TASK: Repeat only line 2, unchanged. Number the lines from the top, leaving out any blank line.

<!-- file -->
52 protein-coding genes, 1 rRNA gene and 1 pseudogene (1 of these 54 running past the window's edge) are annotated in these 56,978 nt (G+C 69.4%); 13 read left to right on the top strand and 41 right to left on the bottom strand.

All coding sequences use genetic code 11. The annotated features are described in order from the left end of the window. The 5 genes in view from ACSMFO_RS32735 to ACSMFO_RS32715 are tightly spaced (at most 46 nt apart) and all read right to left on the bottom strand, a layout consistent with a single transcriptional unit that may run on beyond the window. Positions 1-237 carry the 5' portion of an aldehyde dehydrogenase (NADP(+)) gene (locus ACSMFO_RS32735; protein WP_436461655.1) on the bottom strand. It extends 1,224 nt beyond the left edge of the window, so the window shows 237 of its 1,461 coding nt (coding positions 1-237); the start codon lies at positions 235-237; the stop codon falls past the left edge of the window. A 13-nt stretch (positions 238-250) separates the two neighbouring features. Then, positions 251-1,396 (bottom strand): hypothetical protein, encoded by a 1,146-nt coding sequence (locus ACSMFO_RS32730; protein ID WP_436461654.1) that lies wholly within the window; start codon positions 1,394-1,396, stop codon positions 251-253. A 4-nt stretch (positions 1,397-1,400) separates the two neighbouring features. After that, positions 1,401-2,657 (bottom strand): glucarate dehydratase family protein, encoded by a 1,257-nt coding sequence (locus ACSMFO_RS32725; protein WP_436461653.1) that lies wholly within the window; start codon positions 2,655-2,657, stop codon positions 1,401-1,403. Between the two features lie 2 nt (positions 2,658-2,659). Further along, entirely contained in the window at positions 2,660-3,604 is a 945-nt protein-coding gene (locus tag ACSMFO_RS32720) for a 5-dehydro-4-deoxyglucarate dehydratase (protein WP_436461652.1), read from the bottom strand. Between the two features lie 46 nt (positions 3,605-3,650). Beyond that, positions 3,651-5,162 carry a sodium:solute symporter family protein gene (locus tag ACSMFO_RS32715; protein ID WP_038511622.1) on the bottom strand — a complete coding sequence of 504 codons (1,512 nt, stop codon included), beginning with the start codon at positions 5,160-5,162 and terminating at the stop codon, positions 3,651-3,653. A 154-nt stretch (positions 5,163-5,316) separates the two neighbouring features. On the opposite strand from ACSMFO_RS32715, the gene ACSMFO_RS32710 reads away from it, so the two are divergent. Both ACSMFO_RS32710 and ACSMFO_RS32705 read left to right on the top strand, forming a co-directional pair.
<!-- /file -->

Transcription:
All coding sequences use genetic code 11. The annotated features are described in order from the left end of the window. The 5 genes in view from ACSMFO_RS32735 to ACSMFO_RS32715 are tightly spaced (at most 46 nt apart) and all read right to left on the bottom strand, a layout consistent with a single transcriptional unit that may run on beyond the window. Positions 1-237 carry the 5' portion of an aldehyde dehydrogenase (NADP(+)) gene (locus ACSMFO_RS32735; protein WP_436461655.1) on the bottom strand. It extends 1,224 nt beyond the left edge of the window, so the window shows 237 of its 1,461 coding nt (coding positions 1-237); the start codon lies at positions 235-237; the stop codon falls past the left edge of the window. A 13-nt stretch (positions 238-250) separates the two neighbouring features. Then, positions 251-1,396 (bottom strand): hypothetical protein, encoded by a 1,146-nt coding sequence (locus ACSMFO_RS32730; protein ID WP_436461654.1) that lies wholly within the window; start codon positions 1,394-1,396, stop codon positions 251-253. A 4-nt stretch (positions 1,397-1,400) separates the two neighbouring features. After that, positions 1,401-2,657 (bottom strand): glucarate dehydratase family protein, encoded by a 1,257-nt coding sequence (locus ACSMFO_RS32725; protein WP_436461653.1) that lies wholly within the window; start codon positions 2,655-2,657, stop codon positions 1,401-1,403. Between the two features lie 2 nt (positions 2,658-2,659). Further along, entirely contained in the window at positions 2,660-3,604 is a 945-nt protein-coding gene (locus tag ACSMFO_RS32720) for a 5-dehydro-4-deoxyglucarate dehydratase (protein WP_436461652.1), read from the bottom strand. Between the two features lie 46 nt (positions 3,605-3,650). Beyond that, positions 3,651-5,162 carry a sodium:solute symporter family protein gene (locus tag ACSMFO_RS32715; protein ID WP_038511622.1) on the bottom strand — a complete coding sequence of 504 codons (1,512 nt, stop codon included), beginning with the start codon at positions 5,160-5,162 and terminating at the stop codon, positions 3,651-3,653. A 154-nt stretch (positions 5,163-5,316) separates the two neighbouring features. On the opposite strand from ACSMFO_RS32715, the gene ACSMFO_RS32710 reads away from it, so the two are divergent. Both ACSMFO_RS32710 and ACSMFO_RS32705 read left to right on the top strand, forming a co-directional pair.